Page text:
The fourth thing we ought to value in Information Technology is Process. Process is solidified practice. When we know what works, and how to make it work, we need the ability to repeat, to reproduce, to reuse. Process is about taking what we have learned and using it to measure and predict subsequent implementations of patterns and practices. Process allows people (more talent) who know what and know how to deliver in a repeatable, sustainable, predictable situation. Process Is not innovative, or creative; it is restrictive. Process is the assembly of the what, according to the how, in a way that delivers the value that we sought when we started, according to our predictions of when the value would be ready. Process defines the limits of speed and quality and cost that we can achieve with the talent, patterns and practices that we devise. Process helps us understand how much talent we can efficiently utilize to effect a result. Process is about WHEN and HOW MUCH and HOW GOOD.

Sometimes, I think we get these values backwards, or upside down.

Process without practice is like following a recipe, without having any skill at preparing the ingredients. If you don’t know how to chop, slice, fillet, saute, etc – you can try to follow the recipe, but your results will be somewhat arbitrary. You may have to make several batches before one turns out good.

Process without pattern is like following a recipe, without having all the necessary ingredients. You can substitute tofu for meat, or one fruit for another, or simply leave ingredients out, but your results will reflect your choices. When you don’t have patterns, you “improvise” and sometimes your results are OK, but most things turn out mediocre. You can waste more expensive ingredients and achieve poorer results than when you use a less expensive but appropriate ingredient.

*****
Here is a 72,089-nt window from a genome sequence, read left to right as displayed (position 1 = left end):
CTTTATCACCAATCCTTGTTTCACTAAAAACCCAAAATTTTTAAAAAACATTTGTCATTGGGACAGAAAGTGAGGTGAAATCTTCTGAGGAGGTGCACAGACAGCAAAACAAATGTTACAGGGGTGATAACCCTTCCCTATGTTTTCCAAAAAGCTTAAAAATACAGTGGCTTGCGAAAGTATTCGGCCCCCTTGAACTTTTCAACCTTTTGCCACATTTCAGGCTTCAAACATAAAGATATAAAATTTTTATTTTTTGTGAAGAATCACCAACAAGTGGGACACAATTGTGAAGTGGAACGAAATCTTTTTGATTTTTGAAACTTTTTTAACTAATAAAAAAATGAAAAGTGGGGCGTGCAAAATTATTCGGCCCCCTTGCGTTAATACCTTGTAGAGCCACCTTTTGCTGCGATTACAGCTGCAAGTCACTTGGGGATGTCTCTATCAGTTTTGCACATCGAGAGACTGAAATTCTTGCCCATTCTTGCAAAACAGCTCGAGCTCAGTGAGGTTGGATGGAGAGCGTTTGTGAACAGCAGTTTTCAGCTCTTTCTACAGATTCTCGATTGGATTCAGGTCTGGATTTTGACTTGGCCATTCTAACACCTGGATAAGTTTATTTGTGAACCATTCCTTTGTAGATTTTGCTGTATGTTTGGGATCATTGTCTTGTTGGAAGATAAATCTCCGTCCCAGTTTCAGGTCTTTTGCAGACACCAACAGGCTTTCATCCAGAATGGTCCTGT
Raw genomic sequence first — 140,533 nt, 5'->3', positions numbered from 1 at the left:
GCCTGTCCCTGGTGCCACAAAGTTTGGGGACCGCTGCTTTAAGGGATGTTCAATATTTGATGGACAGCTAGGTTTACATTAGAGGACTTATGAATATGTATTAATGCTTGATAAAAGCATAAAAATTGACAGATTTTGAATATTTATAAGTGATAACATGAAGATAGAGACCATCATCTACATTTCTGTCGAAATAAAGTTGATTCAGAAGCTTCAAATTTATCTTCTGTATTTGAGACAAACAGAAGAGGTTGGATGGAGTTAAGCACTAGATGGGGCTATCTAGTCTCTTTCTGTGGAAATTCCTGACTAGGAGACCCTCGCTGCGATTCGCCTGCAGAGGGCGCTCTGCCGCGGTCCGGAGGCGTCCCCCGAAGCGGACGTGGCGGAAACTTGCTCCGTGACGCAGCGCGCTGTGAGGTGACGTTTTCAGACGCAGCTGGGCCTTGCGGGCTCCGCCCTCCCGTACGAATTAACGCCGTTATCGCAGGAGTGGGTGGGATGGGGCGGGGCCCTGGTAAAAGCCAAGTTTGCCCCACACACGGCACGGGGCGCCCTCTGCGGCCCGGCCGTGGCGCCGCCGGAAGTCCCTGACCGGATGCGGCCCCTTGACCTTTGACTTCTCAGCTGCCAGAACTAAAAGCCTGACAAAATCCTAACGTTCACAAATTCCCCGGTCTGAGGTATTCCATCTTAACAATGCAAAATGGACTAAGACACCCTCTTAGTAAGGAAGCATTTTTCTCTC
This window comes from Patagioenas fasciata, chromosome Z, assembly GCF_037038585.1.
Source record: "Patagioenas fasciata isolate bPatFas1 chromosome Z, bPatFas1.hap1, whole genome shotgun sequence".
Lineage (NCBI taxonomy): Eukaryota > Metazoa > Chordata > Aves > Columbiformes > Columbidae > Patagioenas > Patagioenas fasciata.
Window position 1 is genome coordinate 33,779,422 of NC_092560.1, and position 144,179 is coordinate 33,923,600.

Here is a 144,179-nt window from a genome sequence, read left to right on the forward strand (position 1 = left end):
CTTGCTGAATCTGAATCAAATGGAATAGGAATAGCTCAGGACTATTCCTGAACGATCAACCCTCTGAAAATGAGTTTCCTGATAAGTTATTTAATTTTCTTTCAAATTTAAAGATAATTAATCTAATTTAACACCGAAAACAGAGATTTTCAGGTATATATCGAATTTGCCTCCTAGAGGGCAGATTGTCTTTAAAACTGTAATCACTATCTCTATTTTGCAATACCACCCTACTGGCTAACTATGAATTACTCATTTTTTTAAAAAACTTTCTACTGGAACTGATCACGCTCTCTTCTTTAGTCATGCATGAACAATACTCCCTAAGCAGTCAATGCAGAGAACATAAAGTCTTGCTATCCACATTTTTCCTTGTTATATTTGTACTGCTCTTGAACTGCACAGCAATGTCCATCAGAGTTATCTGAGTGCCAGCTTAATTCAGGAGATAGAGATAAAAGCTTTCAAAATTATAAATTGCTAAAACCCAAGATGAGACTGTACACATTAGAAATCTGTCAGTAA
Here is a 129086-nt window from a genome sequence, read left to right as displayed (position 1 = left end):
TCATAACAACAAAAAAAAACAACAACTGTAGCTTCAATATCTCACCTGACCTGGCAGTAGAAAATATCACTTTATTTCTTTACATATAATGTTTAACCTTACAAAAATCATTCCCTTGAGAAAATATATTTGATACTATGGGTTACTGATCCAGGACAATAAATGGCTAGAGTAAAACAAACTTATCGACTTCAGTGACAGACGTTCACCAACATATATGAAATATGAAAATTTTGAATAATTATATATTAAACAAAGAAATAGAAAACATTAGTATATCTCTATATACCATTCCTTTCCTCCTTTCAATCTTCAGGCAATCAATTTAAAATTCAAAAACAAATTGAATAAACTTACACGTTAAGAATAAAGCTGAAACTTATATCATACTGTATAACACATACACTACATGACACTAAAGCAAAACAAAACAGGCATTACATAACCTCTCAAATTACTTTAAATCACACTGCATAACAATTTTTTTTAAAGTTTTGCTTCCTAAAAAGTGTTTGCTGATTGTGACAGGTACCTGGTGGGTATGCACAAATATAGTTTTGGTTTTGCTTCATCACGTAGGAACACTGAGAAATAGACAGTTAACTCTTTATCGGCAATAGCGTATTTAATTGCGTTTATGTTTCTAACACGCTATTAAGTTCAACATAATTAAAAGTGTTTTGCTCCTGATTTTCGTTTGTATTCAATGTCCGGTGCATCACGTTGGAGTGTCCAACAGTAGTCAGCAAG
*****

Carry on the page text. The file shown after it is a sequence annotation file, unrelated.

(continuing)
Process without talent is like following a recipe without knowledge of what the result is supposed to be. Whatever result I produce, I declare to be a delicacy, and I devour it. My customer may, however, have a different opinion. When the restaurant critic from the local paper shows up, I am declared a fraud, who knows nothing about cuisine, because my jambalaya tastes like pea soup. Your food is bad, and you don’t even know. You don’t know why your restaurant folds.

Sometimes, I feel that we act like we value process above talent, patterns and practice. We hire fleets of PMO’s, we build SDLC’s, ITIL’s, ITSM’s and hundreds of other acronyms to help wrap process around what IT does. We create all kinds of paperwork, tickets, documents, artifacts, as if by documenting the recipe and checking off the steps, we can produce world class meals. Not everyone who cooks is a chef. Not every meal is gourmet. We don’t pay $100 for a hot dog that you could make in a microwave in 45 seconds, nor for a whopper that some seventeen year old assembles and heats in a microwave, do we? We don’t follow Wolfgang Puck or Charlie Trotter or Rick Bayless because they write down their recipes. We follow them because they have talent, they use the best ingredients, they know how to prepare food. We trust them to tell us what food is supposed to taste like. They make new “concoctions” that we adore – they innovate, they perfect.  Our customer is paying for Charlie Trotter – but we act like they ordered a happy meal, “Did you want a boy toy or a girl toy?”